Antitrust law

    Antitrust law

    Antritrust law and public procurement

    French competition law rules in the context of public procurement are relatively well established. However, anti-competitive conduct remains frequent in that sector. The fines imposed on companies are increasingly substantial and anti-competitive conduct in this sector increasingly results in criminal sanctions being imposed on the management.

    Antitrust rules applicable to public procurement mainly derive from article L.420-1 of the French commercial code, which prohibits agreements and concerted practices which have the object or the effect of restraining competition.

    1. Anti-competitive practices generally prohibited

    Practices that are prohibited in the setting of public procurement are generally those through which companies enter into an arrangement in order to obtain the allocation of a contract at a price higher than that which would have resulted from genuine competition.

    Undertakings who agree not to submit aggressively priced offers are generally compensated for such conduct by the allocation of another market or mission (market sharing) and/or through a secret subcontracting relationship allowing to share the profits generated by the concerted practice.

    Such anti-competitive conduct generally implies an agreement between the companies concerned, concerning the price level and the modus operandi of the cartel (market sharing, secret sub-contracting, artificial offers made by one or several cartel participants in order to create the illusion of genuine competition, etc.). However a mere exchange of information on the content of the offers submitted in the tender proceedings is normally sufficient to be considered as an infringement of French antitrust rules.

    The fact that these arrangements are not put into effect, that their objectives have not been achieved or that they did not involve all the companies who have submitted offers in the tender proceedings (which generally explains why such arrangements have not been effective), does not preclude the condemnation of cartel participants.

    A specific issue arises as concerns grouped offers submitted by independent undertakings in tender proceedings. The creation of an official group of several companies submitting a joint offer is not prohibited per se and can, in particular, be justified by technical reasons. The creation of such a group of companies in the setting of public procurement can, however, be prohibited if it appears that in reality it had the objective of restraining competition.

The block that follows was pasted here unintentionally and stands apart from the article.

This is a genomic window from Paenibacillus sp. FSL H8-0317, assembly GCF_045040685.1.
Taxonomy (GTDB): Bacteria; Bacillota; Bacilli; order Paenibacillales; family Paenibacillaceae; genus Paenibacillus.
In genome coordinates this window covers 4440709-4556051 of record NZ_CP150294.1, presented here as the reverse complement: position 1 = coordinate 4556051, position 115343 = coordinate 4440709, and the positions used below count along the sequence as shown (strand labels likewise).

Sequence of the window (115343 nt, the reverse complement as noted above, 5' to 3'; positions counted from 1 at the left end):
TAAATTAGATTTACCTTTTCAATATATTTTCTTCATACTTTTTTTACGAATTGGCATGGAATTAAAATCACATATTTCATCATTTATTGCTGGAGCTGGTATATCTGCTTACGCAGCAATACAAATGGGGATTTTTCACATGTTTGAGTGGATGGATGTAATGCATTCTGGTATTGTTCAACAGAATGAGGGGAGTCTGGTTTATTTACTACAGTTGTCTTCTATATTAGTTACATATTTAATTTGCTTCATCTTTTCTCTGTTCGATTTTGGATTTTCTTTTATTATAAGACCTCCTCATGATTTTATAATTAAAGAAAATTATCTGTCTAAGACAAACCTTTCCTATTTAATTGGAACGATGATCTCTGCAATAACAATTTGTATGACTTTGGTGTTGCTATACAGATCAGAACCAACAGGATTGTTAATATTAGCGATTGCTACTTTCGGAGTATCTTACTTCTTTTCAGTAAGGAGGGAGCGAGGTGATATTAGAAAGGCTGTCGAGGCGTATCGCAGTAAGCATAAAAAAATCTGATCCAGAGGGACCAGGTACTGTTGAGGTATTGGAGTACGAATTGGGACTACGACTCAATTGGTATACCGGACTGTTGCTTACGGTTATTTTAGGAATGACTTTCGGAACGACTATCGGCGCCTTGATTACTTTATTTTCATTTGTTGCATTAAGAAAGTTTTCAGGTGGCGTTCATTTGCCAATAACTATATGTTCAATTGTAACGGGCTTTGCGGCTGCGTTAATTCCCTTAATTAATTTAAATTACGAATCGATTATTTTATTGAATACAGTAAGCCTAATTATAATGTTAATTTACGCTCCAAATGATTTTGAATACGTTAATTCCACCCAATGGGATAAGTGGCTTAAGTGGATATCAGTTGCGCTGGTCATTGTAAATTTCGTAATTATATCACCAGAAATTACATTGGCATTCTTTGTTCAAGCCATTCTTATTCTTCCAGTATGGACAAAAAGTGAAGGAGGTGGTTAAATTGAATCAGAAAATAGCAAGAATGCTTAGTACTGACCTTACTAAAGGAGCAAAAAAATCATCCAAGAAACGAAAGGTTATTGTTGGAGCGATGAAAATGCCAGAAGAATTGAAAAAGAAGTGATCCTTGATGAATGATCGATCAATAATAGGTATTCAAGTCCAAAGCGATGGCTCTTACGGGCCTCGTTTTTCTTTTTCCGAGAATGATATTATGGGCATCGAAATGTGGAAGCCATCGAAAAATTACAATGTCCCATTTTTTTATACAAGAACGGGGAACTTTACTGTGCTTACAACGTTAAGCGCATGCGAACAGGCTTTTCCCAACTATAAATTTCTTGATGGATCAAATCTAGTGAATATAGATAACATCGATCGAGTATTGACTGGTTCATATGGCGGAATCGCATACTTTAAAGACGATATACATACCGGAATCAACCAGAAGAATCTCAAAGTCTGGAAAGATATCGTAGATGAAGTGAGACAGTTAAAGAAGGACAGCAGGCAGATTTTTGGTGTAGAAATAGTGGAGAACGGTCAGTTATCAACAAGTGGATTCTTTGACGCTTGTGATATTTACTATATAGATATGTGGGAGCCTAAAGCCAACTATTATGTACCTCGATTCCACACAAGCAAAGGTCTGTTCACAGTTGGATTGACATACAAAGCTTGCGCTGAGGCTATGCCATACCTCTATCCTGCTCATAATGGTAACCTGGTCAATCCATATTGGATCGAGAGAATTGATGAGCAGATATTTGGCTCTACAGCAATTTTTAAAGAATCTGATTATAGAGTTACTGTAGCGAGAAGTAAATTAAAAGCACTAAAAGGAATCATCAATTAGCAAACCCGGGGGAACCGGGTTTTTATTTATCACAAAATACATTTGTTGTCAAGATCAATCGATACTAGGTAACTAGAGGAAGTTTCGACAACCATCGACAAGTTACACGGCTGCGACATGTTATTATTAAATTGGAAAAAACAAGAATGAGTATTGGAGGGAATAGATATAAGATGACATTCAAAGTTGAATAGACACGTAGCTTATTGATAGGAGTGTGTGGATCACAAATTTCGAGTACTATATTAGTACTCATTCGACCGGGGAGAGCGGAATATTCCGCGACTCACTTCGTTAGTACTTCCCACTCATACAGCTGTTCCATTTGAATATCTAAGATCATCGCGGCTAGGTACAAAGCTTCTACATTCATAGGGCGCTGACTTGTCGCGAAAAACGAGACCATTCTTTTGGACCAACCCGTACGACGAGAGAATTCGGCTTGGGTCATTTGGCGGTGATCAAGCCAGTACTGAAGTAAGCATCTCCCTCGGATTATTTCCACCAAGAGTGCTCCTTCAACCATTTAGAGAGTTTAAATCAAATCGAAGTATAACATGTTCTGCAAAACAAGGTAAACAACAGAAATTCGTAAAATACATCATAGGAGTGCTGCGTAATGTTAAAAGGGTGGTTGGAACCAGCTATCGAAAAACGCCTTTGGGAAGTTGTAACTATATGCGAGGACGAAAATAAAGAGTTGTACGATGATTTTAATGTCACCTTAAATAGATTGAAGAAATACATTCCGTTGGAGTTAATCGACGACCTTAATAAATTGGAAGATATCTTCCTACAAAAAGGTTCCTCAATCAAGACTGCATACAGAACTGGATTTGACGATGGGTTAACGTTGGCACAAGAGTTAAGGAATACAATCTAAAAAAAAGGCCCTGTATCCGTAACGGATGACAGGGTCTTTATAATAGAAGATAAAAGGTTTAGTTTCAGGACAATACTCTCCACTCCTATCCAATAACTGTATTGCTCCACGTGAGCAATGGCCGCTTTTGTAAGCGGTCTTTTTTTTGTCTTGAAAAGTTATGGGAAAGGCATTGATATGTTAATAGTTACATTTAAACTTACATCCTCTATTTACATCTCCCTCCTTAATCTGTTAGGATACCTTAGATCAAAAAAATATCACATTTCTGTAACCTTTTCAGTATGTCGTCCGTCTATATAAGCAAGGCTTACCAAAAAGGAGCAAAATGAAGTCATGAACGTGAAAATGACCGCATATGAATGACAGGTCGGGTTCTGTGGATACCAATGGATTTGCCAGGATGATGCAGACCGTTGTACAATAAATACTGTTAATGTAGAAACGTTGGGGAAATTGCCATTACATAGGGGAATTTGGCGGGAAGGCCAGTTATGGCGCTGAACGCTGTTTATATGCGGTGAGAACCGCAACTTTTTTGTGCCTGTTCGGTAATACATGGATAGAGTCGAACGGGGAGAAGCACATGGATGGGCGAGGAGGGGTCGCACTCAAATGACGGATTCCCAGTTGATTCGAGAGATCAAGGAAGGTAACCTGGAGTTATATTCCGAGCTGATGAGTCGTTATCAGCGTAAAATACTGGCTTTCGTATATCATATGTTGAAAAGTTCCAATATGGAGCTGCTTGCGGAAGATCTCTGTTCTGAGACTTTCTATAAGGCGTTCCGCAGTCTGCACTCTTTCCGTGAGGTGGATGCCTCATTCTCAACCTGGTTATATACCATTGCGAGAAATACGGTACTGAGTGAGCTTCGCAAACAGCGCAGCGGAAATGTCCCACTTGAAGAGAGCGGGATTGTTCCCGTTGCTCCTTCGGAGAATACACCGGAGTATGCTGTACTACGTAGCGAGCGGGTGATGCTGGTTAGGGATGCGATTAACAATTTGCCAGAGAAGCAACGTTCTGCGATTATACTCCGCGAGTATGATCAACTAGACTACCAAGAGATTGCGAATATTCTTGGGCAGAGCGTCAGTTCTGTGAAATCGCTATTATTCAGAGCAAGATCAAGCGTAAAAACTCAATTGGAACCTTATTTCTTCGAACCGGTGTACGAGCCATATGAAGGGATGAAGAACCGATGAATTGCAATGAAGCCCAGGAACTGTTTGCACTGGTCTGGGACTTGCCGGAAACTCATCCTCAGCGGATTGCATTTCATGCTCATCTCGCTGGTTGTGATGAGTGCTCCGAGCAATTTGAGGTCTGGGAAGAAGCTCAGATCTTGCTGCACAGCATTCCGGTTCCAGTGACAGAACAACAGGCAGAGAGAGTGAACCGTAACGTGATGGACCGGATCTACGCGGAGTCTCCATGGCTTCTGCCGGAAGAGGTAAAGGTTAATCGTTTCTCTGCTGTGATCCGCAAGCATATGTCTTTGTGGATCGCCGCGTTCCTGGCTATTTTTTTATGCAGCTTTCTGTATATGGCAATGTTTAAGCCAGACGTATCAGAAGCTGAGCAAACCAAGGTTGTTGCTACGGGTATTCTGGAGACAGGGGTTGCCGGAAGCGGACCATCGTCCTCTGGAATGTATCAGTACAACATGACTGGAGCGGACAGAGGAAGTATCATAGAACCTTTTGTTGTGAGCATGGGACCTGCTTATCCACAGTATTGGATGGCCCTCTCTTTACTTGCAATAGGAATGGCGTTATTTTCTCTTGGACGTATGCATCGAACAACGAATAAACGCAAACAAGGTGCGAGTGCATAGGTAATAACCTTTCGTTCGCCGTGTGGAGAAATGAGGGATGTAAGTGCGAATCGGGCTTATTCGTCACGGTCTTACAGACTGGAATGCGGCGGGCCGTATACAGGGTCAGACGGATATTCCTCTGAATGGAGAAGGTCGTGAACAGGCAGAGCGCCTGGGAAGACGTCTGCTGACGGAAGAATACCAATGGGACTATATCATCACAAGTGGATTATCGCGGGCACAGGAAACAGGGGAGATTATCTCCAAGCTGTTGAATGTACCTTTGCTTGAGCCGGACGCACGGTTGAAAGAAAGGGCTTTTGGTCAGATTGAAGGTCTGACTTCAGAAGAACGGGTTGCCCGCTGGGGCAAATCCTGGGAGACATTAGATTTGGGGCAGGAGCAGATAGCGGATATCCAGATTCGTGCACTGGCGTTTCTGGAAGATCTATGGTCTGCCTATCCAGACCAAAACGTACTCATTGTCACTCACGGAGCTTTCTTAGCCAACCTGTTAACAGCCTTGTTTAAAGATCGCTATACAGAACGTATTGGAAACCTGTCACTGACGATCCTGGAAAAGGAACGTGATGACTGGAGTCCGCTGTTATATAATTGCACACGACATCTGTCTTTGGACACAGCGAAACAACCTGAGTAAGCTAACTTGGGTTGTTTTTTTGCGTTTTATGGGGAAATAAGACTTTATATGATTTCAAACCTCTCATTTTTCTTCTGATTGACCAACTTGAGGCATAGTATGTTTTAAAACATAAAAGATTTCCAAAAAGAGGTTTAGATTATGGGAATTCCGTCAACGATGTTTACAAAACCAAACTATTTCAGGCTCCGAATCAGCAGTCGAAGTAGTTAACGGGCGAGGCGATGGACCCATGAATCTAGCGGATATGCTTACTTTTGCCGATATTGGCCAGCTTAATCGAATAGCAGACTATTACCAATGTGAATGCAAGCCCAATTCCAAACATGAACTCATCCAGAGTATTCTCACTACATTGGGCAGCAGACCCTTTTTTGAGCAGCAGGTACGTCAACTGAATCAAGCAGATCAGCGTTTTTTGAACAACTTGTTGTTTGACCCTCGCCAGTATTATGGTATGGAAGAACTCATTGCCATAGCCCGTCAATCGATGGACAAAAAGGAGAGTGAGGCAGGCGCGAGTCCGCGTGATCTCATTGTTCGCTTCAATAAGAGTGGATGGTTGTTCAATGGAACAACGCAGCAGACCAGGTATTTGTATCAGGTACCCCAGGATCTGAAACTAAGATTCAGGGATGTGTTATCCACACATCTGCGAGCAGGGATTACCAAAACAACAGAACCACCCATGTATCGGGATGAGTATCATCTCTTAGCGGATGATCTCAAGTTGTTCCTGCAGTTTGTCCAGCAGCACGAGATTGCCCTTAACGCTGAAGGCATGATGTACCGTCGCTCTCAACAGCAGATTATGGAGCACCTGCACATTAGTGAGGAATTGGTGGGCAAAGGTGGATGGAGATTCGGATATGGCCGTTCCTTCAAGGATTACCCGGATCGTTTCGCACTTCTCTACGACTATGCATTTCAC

Fore example, the grouping of two companies at the final stage of tender proceedings, whereas those companies had initially submitted separate offers, may raise suspicions. In addition, negotiations between companies with the objective of making a joint offer should not be an excuse to exchange information which will enable such companies, after having terminated such negotiations, to submit allegedly competing offers at artificial prices.

    2. Evidence generally held against cartel participants

    A great majority of the cases brought before the French competition council are initiated by the Minister of Economy, after an investigation by the administrative services of the DGCCRF (a division of the French Ministry for the Economy in charge of antitrust matters).

    Investigators of the DGCCRF sometimes find documents which are blatantly evidencing the existence of arrangements and discussions between the undertakings participating in public tender offers. However, in the absence of such documents, the French competition council generally bases its decisions on circumstantial evidence which, taken together, shows a reasonable likelihood of anti-competitive conduct:

    - the similarity of price levels for all companies that have submitted offers is often considered as a first indication when the costs incurred by such companies are not similar;

    - any material evidence showing that there have been contacts or exchanges of information between undertakings that have submitted offers may be considered as an important indication;

    - evidence that makes it likely that there have been exchanges of information is also retained (for example the fact of finding the same mistakes in internal documents of two independent companies);

    - the testimony of employees or of the management of the companies concerned may be considered as important evidence.

    3. Sanctions

    The sanctions that may be imposed on the companies participating in anti-competitive conduct under French law have been increased in 2001:

    - the French competition council can impose a fine that may amount to up to 10% of the highest worldwide revenue figures (without taxes) generated by the undertaking concerned during the last three financial years before the year during which the anti-competitive practices have been carried out;

    - the French competition council can order the publication of the decision;

    - any agreement or contractual provision relating to a practice prohibited under French antitrust rules may be considered null and void;

    - infringement of French antitrust rules trigger a criminal sanction of up to four years of prison and a financial fine of up to 75,000 Euros. Such criminal sanctions may be combined with criminal sanctions for corruption.

    Finally, it should be noted that anti-competitive practices that are generally conducted in the setting of public procurement are usually considered as serious offenses and the French competition council thus does not hesitate to impose substantial fines to participating undertakings.